Occupy Wall Street may have been onto something. A new report from left-leaning Center on Budget and Policy Priorities (CBPP) found Ohio’s income gap — the income difference between the rich and poor — is wide and growing.
Since the 1970s, the poorest 20 percent saw no change in real
income, the middle 20 percent gained 21.1 percent, the top 20 percent
gained 50.6 percent and the top 5 percent gained 85.1 percent.
In terms of real dollars, low-income and middle-income Ohioans have actually seen their income drop since the 1990s. The drop caused a “lost decade” for Ohio’s lower and middle classes, according to the report. The bottom 20 percent saw a 6.9 percent drop in real income from the late 1990s to the mid-2000s, while the middle 20 percent saw a 2.9 percent drop. Real incomes for the top 20 percent and top 5 percent remained the same.
The shifts have caused a startling difference in real income, which the report calculated by looking at real dollars after federal taxes and including the value of the Earned Income Tax Credit, housing subsidies and food stamps. The poorest 20 percent make on average about $20,500, and the middle 20 percent make on average about $58,100. Meanwhile, the top 5 percent make about $221,800 — 10.8 times as much as the bottom 20 percent and 3.8 times as much as the middle 20 percent.
Real dollars are a measurement used to gauge the value of money and income after inflation. If a family sees its income in real dollars drop, it means income increases, if they exist, are not keeping up with inflation.
The widening income gap is part of a nationwide trend. In comparison to other states, Ohio mostly did better than the national average. Ohio was not included in any of the six top 10 ranks for inequality, which ranked states for rises in inequality during different time periods. During the late 2000s, New Mexico, Arizona, California, Georgia and New York had the greatest gaps between the wealthiest and poorest. In the same time period, New Mexico, California, Georgia, Mississippi and Arizona had the biggest gaps between the wealthiest and middle.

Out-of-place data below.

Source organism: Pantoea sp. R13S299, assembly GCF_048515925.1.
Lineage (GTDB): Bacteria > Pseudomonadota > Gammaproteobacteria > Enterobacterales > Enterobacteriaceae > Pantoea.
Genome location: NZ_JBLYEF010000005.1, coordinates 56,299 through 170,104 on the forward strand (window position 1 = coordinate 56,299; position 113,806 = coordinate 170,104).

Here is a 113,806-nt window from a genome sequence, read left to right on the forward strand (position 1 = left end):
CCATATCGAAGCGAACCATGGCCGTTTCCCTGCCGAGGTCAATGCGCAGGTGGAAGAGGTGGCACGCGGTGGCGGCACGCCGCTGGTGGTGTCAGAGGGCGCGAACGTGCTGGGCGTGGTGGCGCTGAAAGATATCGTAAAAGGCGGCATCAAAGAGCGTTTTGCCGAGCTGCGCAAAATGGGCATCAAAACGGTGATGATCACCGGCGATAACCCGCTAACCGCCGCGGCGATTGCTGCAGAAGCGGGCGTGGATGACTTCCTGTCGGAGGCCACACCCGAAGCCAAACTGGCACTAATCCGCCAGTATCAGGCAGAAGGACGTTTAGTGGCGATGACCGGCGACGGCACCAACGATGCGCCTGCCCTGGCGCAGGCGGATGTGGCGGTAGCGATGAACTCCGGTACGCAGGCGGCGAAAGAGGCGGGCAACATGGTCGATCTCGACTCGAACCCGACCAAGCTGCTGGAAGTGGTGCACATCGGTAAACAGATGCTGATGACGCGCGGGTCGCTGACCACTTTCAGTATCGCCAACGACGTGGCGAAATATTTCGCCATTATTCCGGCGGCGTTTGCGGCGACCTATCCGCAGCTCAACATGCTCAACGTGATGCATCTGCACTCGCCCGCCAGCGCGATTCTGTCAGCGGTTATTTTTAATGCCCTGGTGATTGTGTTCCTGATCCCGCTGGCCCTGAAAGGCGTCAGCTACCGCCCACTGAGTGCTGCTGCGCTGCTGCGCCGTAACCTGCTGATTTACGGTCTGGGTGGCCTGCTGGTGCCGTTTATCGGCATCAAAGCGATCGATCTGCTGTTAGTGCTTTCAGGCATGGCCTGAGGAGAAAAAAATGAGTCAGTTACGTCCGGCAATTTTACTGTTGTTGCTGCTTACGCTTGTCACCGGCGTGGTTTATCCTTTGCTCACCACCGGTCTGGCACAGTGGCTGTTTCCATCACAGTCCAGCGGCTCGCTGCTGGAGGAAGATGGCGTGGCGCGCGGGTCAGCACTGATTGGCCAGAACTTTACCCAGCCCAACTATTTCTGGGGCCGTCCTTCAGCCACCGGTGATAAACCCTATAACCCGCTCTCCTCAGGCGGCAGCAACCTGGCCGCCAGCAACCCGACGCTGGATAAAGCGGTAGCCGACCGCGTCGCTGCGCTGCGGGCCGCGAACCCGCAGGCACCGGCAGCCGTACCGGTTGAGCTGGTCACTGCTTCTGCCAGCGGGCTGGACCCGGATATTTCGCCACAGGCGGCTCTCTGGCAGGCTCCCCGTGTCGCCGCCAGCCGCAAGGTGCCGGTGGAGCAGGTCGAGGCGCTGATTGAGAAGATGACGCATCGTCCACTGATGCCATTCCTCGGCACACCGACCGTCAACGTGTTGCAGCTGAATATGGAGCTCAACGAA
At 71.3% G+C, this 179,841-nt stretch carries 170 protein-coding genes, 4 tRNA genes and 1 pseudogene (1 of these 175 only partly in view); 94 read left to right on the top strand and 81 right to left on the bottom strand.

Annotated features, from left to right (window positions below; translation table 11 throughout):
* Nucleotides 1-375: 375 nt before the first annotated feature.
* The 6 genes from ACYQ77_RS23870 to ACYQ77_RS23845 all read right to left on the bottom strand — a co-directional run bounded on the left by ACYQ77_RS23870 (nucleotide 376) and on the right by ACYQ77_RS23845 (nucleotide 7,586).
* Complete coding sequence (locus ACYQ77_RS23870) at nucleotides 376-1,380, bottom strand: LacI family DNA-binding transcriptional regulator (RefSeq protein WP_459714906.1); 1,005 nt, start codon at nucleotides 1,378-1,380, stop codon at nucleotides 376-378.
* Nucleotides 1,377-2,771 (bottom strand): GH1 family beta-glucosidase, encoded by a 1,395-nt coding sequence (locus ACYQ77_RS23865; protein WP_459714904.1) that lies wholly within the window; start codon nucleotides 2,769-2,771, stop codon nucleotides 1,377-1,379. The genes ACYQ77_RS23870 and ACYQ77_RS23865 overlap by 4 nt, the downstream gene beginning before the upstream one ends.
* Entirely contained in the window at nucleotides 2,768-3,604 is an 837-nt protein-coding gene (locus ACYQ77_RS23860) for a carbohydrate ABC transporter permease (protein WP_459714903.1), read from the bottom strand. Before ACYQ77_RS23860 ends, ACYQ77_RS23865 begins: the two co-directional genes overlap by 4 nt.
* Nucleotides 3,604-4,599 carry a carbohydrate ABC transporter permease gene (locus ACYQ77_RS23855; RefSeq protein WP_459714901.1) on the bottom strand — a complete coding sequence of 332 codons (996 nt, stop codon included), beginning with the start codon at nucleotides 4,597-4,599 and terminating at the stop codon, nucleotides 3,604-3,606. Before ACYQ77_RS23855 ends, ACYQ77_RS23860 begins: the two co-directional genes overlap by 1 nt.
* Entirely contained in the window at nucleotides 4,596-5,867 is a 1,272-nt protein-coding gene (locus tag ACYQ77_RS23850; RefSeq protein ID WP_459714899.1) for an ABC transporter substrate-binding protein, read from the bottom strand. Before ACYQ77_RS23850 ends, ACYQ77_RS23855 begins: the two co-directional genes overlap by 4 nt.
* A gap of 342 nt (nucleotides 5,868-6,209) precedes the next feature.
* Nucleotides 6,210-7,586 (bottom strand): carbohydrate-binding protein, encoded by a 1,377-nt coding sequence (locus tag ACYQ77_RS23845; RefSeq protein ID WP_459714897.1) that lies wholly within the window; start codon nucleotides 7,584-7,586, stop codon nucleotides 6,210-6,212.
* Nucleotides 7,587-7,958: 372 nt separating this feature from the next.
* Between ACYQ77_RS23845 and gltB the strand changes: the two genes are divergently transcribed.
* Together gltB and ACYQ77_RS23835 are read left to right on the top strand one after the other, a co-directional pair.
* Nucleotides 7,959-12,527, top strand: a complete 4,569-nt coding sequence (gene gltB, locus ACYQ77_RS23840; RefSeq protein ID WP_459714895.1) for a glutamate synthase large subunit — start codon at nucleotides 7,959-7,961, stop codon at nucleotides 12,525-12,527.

Part of the cause for the widening gap is the recent recession, but the CBPP report found that the wealthiest have seen their incomes rise again in the recession’s aftermath, while middle and lower incomes have not. The report also blamed government policies — deregulation, trade liberalization, the weakening safety net, the lack of effective laws regarding collective bargaining and the declining real value of the minimum wage — and the expansion of investment incomes, which the CBPP says “primarily accrue to those at the top of the income structure.”
The report finished with some suggestions for states: raise minimum wage and index it for inflation, improve unemployment insurance systems, make state tax systems more progressive and strengthen safety nets.